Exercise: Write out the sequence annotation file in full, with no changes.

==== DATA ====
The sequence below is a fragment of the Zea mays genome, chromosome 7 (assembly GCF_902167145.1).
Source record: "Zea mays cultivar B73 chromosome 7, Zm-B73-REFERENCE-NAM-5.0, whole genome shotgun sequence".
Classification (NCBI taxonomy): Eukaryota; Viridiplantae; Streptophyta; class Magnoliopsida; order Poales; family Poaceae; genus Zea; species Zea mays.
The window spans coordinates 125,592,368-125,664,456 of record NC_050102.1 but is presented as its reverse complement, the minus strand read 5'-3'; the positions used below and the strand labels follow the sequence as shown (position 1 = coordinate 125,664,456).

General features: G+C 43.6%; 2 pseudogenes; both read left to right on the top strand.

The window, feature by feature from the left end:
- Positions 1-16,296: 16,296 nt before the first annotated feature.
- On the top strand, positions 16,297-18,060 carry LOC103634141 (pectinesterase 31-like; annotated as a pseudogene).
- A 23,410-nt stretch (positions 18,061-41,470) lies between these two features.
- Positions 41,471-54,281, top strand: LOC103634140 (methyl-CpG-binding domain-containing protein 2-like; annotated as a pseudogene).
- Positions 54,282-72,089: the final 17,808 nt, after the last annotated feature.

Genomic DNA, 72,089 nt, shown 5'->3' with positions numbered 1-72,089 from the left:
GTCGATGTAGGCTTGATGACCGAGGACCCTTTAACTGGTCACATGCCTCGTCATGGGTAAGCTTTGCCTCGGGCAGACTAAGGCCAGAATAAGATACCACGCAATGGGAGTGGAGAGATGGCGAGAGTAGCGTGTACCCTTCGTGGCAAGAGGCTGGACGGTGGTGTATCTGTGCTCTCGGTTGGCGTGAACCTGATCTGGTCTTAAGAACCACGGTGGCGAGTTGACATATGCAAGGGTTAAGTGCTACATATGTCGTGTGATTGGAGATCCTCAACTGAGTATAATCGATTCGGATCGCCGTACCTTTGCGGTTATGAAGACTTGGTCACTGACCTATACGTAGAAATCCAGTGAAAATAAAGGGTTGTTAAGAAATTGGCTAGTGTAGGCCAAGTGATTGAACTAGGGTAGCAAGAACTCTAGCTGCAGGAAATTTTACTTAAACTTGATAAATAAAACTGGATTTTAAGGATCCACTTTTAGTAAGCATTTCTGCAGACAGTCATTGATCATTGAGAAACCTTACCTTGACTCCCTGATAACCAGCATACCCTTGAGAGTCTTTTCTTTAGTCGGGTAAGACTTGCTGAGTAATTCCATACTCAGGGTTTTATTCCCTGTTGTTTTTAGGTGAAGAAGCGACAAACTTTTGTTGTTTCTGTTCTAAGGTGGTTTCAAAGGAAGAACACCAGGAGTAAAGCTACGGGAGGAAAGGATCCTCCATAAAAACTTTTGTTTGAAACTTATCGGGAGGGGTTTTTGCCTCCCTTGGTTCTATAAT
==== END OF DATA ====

The sequence below is a fragment of the Zea mays genome, chromosome 7 (assembly GCF_902167145.1).
Source record: "Zea mays cultivar B73 chromosome 7, Zm-B73-REFERENCE-NAM-5.0, whole genome shotgun sequence".
Classification (NCBI taxonomy): Eukaryota; Viridiplantae; Streptophyta; class Magnoliopsida; order Poales; family Poaceae; genus Zea; species Zea mays.
The window spans coordinates 125,592,368-125,664,456 of record NC_050102.1 but is presented as its reverse complement, the minus strand read 5'-3'; the positions used below and the strand labels follow the sequence as shown (position 1 = coordinate 125,664,456).

General features: G+C 43.6%; 2 pseudogenes; both read left to right on the top strand.

The window, feature by feature from the left end:
- Positions 1-16,296: 16,296 nt before the first annotated feature.
- On the top strand, positions 16,297-18,060 carry LOC103634141 (pectinesterase 31-like; annotated as a pseudogene).
- A 23,410-nt stretch (positions 18,061-41,470) lies between these two features.
- Positions 41,471-54,281, top strand: LOC103634140 (methyl-CpG-binding domain-containing protein 2-like; annotated as a pseudogene).
- Positions 54,282-72,089: the final 17,808 nt, after the last annotated feature.

Genomic DNA, 72,089 nt, shown 5'->3' with positions numbered 1-72,089 from the left:
GTCGATGTAGGCTTGATGACCGAGGACCCTTTAACTGGTCACATGCCTCGTCATGGGTAAGCTTTGCCTCGGGCAGACTAAGGCCAGAATAAGATACCACGCAATGGGAGTGGAGAGATGGCGAGAGTAGCGTGTACCCTTCGTGGCAAGAGGCTGGACGGTGGTGTATCTGTGCTCTCGGTTGGCGTGAACCTGATCTGGTCTTAAGAACCACGGTGGCGAGTTGACATATGCAAGGGTTAAGTGCTACATATGTCGTGTGATTGGAGATCCTCAACTGAGTATAATCGATTCGGATCGCCGTACCTTTGCGGTTATGAAGACTTGGTCACTGACCTATACGTAGAAATCCAGTGAAAATAAAGGGTTGTTAAGAAATTGGCTAGTGTAGGCCAAGTGATTGAACTAGGGTAGCAAGAACTCTAGCTGCAGGAAATTTTACTTAAACTTGATAAATAAAACTGGATTTTAAGGATCCACTTTTAGTAAGCATTTCTGCAGACAGTCATTGATCATTGAGAAACCTTACCTTGACTCCCTGATAACCAGCATACCCTTGAGAGTCTTTTCTTTAGTCGGGTAAGACTTGCTGAGTAATTCCATACTCAGGGTTTTATTCCCTGTTGTTTTTAGGTGAAGAAGCGACAAACTTTTGTTGTTTCTGTTCTAAGGTGGTTTCAAAGGAAGAACACCAGGAGTAAAGCTACGGGAGGAAAGGATCCTCCATAAAAACTTTTGTTTGAAACTTATCGGGAGGGGTTTTTGCCTCCCTTGGTTCTATAAT